Promoting Sustainable Agriculture Through a Systems Approach to Consensus Building and Public Policy Education

1995 Annual Report for ENE95-014

Project Type: Professional Development Program
Funds awarded in 1995: $27,098.00
Projected End Date: 12/31/1997
Matching Non-Federal Funds: $60,500.00
Region: Northeast
State: New Jersey
Project Leader:
Edmund Tavernier
Dept of Agriculture

Promoting Sustainable Agriculture Through a Systems Approach to Consensus Building and Public Policy Education


Integrated pest management (IPM) strategies and methods created by land grant university research and extension over the last 20 years have emerged as the most powerful tools for managing agricultural pests for successful crop production while protecting environmental quality. More recently, integrated crop management (ICM)has been added to assist and engage farm operators in systematically planning whole-farm management — evaluating all resources and inputs — while emphasizing nutrient management to protect water quality.

Yet, adoption of ICM/IPM is restricted to a few crops and farm operations, and is rarely used on whole farms, especially by horticultural producers. Adoption and delivery are hindered by the complexity of multiple crop and pest relationships on a single farm, the time and skills required of growers and agricultural professionals, and by the lack of qualified trained crop advisors.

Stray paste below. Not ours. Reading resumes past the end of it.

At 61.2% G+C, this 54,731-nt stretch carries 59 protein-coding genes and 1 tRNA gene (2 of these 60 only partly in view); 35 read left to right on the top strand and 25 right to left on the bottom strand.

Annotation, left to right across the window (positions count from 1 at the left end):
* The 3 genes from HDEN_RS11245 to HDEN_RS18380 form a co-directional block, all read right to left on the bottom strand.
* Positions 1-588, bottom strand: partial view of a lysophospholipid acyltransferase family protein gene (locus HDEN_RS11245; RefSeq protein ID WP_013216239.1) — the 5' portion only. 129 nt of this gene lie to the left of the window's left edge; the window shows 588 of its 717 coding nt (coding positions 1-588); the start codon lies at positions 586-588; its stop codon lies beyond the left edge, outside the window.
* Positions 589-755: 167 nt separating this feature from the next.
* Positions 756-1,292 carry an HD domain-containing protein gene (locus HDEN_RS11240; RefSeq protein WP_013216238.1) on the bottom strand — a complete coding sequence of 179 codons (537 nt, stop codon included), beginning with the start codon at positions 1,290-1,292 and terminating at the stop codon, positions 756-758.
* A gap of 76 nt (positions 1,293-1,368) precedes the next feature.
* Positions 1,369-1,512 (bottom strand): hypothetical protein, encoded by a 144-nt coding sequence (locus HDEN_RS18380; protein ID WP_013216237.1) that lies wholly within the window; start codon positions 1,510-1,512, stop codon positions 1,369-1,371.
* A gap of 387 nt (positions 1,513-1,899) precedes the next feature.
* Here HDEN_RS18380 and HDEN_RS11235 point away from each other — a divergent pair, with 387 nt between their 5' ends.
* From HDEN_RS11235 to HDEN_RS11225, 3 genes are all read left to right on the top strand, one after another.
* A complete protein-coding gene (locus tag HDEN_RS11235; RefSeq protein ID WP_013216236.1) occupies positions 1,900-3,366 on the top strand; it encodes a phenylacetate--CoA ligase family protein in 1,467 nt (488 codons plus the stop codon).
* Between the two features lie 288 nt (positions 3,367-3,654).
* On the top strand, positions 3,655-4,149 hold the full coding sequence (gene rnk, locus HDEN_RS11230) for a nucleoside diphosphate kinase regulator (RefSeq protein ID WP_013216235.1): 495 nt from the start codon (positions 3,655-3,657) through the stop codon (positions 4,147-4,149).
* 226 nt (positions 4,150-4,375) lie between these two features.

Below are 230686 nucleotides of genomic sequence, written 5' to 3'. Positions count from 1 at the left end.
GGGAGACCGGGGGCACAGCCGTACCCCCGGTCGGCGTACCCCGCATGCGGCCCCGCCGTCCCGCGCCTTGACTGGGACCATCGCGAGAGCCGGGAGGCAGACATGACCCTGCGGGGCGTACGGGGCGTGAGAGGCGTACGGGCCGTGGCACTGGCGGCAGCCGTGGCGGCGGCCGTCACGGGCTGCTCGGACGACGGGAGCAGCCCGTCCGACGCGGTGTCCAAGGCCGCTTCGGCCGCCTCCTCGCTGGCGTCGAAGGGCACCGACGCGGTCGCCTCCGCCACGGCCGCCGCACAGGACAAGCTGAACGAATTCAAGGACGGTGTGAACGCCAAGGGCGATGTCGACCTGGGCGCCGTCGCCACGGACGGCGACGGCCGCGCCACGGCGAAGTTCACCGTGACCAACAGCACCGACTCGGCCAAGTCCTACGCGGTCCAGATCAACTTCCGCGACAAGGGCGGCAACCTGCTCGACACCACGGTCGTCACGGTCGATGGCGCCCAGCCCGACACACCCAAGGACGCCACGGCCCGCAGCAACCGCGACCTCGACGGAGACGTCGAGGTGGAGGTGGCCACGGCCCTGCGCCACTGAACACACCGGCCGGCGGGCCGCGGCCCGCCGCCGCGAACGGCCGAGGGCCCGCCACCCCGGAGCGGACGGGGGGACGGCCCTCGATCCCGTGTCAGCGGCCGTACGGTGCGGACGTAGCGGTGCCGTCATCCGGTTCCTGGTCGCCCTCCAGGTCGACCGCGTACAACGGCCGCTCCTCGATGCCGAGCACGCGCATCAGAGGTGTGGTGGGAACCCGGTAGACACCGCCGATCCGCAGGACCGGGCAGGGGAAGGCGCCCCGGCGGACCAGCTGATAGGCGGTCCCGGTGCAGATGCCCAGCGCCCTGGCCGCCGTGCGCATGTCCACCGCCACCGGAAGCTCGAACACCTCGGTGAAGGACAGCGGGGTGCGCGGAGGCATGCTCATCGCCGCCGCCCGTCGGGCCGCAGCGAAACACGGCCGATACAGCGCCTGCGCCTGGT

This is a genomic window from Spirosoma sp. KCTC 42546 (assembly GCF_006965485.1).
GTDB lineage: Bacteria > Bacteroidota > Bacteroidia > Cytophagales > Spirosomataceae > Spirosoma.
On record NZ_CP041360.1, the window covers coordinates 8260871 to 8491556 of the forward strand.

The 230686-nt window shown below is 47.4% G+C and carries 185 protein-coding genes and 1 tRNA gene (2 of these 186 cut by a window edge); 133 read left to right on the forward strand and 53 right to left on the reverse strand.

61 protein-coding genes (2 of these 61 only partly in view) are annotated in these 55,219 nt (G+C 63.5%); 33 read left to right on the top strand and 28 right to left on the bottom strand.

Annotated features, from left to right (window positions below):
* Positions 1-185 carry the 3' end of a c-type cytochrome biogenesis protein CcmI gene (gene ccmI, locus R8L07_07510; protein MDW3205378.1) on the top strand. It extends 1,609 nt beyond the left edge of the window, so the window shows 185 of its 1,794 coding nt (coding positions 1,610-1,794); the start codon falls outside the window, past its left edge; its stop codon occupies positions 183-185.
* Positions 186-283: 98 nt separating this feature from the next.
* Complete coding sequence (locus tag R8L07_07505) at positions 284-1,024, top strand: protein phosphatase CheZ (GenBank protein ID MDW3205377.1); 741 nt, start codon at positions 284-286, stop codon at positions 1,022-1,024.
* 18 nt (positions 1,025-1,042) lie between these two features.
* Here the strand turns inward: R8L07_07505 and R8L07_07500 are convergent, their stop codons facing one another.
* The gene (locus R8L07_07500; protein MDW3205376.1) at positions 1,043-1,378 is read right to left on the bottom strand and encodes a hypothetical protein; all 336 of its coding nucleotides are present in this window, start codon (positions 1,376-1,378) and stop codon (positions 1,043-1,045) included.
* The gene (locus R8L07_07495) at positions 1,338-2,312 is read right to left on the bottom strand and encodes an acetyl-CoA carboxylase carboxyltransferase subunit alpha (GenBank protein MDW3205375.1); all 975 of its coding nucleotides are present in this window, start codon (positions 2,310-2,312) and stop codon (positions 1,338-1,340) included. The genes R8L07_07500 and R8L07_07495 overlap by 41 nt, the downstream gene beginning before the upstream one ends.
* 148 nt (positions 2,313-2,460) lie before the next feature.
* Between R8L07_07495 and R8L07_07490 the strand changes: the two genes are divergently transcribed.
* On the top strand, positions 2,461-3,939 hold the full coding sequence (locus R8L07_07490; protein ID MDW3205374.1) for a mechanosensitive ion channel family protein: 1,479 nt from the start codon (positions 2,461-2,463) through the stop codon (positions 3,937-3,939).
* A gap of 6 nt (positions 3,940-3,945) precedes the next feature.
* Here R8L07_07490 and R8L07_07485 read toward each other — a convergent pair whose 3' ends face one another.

Three education and training activities are proposed over a two-year period to improve the ability of public agricultural support professionals to create and offer grower whole-farm ICM/IPM technical assistance programs.

First, relevant ICM/IPM literature and experiences will be reviewed in a systematic way; reducing the volume of information and preparing teaching tools or field use by agricultural support professionals. Educational resources currently appear in published journals, in extension publications that are only distributed locally, and in handouts used by trainers, practitioners and others. The project will develop abstracted references, a searchable database, condensed resource lists, sample scouting guides, condensed lists of available IPM thresholds, sample IPM farm plans for participation in voluntary or governmental programs, referral guides for other USDA agency personnel, and other materials.

Second, a training program will be prepared for 150-300 agricultural professionals and agency personnel in two states, and conducted during the second year. Evaluations will determine the value of this training for other states.

Third, selected electronic, mechanical, or hand-held tools and methods will be evaluated in the field over two growing seasons to help agricultural professionals more efficiently gather, manipulate and share IPM information. Recommendations will be prepared and shared in the region. Improving the efficiency, speed and simplicity of gathering and sharing IPM information – directly from the field to grower – is essential to expand current programs in a region where small farm/field sizes, wide variety of crops, and travel time between fields broken by suburban development all combine to make delivery of IPM field monitoring cost- prohibitive for public and private field monitoring programs.

The major participants are well-suited for this task due to extensive experience creating and training for ICM /IPM programs on high value horticultural crops which dominate the most profitable sectors of agriculture in the region.


M.P. Hartley

Rutgers Univ.
L. Lange

Univ. of Conn.
A.J. Hahn

Cornell Univ.